The Importance of Beauty

 Beauty is often taken for granted, generally thought of in terms of personal taste, as in “beauty is in the eye of the beholder.” Yet beauty is far more than a subjective response to some observable something. While it plays an important role on the ranch, more importantly, it plays a fundamental role in the evolution of all animals that have ever or will ever live on earth. Charles Darwin’s Origin of Species has long served as the cornerstone for all of modern evolutionary biology. It has been persuasively argued that Darwin’s 1860 opus is The Book That Changed America, as Randall Fuller wrote, and ignited the nation in too many realms to spell out here. Darwin’s theory of natural selection is the essence of his thinking about how life improved, adapted and diversified over eons. Yet natural selection alone fails to explain the diversity and complexity in the design of nature, it fails to fully account for the extraordinary diversity or ornament — the origin of impracticable beauty — of the natural world. Think, the feather in a peacock’s tail and its complete absence of utilitarian value – having “no survivor value whatsoever.”

There is a second evolutionary force at work in Darwin’s thinking beyond the mechanism of evolution by natural selection. It was first proposed and championed by him, but roundly criticized and essentially written out of the language of biology. His “aesthetic theory of evolution” (“mate choice,” or “sexual selection” alongside “natural selection”) remains “so marginalized in evolutionary biology that it has been nearly forgotten.” Richard O. Prum’s The Evolution of Beauty suggests that “the concept of beauty is so fraught with people’s preconceptions, expectations and misunderstandings” and that “beauty and desire in nature can be so irrational, unpredictable, and dynamic,” so difficult to quantify and so “inaccessible to scientific measurement and reduction” that science has thrown up its hands at the idea of studying beauty — the individual subjective experience, what Darwin referred to as ”standards of beauty” — as “ultimately unknowable” and thus not suitable for scientific inquiry. We’ve all heard it: “There’s no accounting for taste.” It is past time to acknowledge the breadth of Darwin’s thinking, “to reanimate Darwin’s original aesthetic conception of mate choice and elevate beauty to the mainstream subject of scientific concern.”  

For many years, I have been infatuated by these lines in John Keats’s famous last stanza in “Ode on a Grecian Urn,” arguably the most discussed couple of lines in all of his poetry and surely the most famous equation in English literature:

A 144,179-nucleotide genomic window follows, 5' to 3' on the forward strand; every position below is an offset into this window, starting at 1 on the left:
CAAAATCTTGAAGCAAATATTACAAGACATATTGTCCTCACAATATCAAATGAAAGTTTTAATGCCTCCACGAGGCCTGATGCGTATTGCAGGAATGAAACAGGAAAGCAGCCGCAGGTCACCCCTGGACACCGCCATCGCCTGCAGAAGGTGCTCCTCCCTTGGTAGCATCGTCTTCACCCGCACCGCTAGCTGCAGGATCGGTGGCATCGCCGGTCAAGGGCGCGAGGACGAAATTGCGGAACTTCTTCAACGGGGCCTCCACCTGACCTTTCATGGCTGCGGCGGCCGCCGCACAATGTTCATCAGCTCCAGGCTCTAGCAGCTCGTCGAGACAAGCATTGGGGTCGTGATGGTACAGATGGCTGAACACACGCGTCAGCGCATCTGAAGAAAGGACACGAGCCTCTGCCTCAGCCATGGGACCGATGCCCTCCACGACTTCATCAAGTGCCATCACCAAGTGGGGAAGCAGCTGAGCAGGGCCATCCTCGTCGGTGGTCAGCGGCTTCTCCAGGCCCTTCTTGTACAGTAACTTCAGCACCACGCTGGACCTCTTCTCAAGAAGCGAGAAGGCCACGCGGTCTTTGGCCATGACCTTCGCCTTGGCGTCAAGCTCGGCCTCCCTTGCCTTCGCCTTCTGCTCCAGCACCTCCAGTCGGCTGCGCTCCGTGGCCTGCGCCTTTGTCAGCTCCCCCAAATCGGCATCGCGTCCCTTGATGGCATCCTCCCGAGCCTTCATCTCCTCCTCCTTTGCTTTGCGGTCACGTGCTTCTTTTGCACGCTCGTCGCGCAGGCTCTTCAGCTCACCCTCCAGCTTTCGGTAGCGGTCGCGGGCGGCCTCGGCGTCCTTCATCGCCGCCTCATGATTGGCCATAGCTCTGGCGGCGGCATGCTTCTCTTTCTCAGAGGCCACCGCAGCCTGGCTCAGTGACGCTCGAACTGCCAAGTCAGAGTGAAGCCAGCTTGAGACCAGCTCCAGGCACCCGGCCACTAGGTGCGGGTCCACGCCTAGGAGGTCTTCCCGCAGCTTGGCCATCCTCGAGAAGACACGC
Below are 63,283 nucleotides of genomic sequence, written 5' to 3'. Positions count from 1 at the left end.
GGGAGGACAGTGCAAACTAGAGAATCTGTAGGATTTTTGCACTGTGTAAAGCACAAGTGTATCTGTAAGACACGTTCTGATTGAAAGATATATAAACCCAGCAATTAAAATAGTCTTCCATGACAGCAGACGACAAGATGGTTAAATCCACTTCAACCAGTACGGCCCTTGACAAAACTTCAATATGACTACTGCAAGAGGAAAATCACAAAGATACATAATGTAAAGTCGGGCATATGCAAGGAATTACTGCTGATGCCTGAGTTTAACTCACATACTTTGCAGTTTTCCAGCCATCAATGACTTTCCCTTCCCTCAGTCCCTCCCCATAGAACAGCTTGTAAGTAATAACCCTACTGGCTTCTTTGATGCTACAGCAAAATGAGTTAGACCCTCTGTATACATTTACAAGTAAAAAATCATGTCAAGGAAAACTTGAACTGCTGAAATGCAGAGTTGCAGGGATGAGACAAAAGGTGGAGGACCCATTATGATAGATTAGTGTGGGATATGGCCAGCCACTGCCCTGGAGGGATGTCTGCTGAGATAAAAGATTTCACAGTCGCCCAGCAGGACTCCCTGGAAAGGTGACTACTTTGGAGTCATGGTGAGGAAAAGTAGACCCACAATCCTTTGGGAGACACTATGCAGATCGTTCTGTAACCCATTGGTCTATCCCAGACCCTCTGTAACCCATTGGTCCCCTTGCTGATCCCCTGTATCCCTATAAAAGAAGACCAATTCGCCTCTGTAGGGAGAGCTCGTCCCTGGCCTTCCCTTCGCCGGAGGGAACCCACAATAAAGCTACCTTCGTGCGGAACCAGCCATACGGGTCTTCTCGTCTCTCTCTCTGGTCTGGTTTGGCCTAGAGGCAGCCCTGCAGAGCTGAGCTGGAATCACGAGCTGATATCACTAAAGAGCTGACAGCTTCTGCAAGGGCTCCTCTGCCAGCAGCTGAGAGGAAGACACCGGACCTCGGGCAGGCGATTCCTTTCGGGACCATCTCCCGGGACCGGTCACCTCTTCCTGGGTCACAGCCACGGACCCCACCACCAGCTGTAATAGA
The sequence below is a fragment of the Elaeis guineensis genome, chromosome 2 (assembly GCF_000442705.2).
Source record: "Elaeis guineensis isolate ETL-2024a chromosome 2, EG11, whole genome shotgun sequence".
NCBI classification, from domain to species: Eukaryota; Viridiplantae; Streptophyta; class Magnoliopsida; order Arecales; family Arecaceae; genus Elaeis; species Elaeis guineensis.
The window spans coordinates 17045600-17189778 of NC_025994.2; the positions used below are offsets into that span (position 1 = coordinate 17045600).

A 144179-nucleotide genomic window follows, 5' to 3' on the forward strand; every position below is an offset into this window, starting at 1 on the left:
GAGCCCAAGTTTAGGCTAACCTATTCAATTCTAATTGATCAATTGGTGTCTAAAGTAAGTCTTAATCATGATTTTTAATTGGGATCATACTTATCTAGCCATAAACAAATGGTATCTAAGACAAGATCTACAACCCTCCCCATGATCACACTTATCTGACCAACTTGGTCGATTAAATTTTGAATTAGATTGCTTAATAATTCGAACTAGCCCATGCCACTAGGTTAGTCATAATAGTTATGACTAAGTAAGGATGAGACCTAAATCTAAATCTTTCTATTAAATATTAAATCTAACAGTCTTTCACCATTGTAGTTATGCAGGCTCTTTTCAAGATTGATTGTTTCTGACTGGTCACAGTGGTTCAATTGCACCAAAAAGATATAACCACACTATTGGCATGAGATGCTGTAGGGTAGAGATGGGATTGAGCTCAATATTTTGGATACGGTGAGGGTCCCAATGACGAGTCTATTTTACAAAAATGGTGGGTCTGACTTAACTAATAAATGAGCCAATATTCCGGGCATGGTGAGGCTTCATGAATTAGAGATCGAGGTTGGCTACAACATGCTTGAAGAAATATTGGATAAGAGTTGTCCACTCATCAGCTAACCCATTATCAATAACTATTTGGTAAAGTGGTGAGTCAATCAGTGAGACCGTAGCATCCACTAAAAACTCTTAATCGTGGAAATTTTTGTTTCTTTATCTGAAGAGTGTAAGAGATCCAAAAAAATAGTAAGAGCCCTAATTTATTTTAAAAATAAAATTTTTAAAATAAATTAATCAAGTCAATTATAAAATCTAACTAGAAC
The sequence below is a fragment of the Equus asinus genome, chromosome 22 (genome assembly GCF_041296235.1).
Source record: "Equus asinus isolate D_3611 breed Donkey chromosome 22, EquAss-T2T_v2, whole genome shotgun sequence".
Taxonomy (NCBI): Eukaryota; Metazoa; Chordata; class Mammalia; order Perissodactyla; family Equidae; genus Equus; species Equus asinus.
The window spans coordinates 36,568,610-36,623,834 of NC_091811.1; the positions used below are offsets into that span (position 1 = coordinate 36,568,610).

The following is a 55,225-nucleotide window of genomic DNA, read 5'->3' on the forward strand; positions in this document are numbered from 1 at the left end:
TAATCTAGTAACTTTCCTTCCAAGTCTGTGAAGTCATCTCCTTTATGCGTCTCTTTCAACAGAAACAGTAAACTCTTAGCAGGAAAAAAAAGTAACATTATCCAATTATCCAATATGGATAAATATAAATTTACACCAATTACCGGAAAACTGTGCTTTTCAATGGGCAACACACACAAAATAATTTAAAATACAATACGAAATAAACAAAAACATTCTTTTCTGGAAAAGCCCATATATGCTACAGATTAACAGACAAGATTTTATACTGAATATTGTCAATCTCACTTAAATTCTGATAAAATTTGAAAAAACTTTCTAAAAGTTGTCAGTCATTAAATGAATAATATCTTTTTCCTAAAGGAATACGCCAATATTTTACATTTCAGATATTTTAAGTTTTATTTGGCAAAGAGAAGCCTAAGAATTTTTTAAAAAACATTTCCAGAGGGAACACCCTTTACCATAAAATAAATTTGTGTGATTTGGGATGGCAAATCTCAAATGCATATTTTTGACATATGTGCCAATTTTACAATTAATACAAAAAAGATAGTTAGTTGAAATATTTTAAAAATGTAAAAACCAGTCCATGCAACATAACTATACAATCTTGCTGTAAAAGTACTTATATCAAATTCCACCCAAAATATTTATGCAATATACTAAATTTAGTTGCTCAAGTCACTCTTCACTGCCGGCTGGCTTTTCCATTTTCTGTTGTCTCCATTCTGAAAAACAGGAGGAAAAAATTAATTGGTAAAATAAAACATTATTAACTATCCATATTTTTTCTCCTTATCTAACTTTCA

"'Beauty is truth, truth beauty,' - that is all
Ye know on earth, and all ye need to know."

Much has been written about Keats’s poetic declaration.  The entire 18 words are believed to be the Grecian urn speaking, although the urn quotes renowned art expert Sir Joshua Reynolds, then adds its own comment to the now famous and much debated poem’s final lines.  Two theories about its meaning — among many — suggest that Keats was referring to the “transcendent mind of God” or even the Newtonian origin of the “unstated proof.”

While it’s open to debate, my sense of what Keats was driving at is more literal and draws less from God or science, but rather more from the straightforward notion of informed free will. There is nothing more beautiful than truth — “The truth will set you free.” Of course, truth as beauty is hard to discern in the current, muddled world of post-truth politics and fake news. Yet, despite today’s ideologically driven disorder, truth is all you need to know.

One can also sense a shared sympathy with Keats in writings by the father of America’s Land Ethic, Aldo Leopold, when he recognized beauty in the land and its bounty:

bread and beauty grow best together.  Their harmonious integration can make farming not only a business but an art; the land not only a food-factory but an instrument of self-expression, on which each can play music of his own choosing.

In this country, no one has said it better — to live well on working landscape — than Leopold.  He recognized that there was a value-weighted symmetry between productive lands, truth and beauty and that each of us must decide how best to live a meaningful and responsible life:

I suspect there are two categories of judgment, which cannot be delegated to experts, which every man must judge for himself, and on which the intuitive conclusion of the non-expert is perhaps as likely to be correct as that of the professional.  One of those is what is right. The other is what is beautiful. 

Turning again to Leopold, he cautioned us:

quit thinking about decent land-use as solely an economic problem. Examine each question in terms of what is ethically and aesthetically right, as well as what is economically expedient.  A thing is right when it tends to preserve the integrity, stability, and beauty of the biotic community.  It is wrong when it tends otherwise.

Whether or not beauty is thought of as essential to Darwin’s theory of evolution, the equivalent of Keats’s truth, the ethical underpinning for Leopold’s land stewardship ethic or inspiration for restoration and preservation of the earth’s diverse habitat and endemic species, beauty is essential to understanding ourselves and our responsibility to come to grips with the accelerating climate crisis and the interrelated challenges facing life on this planet.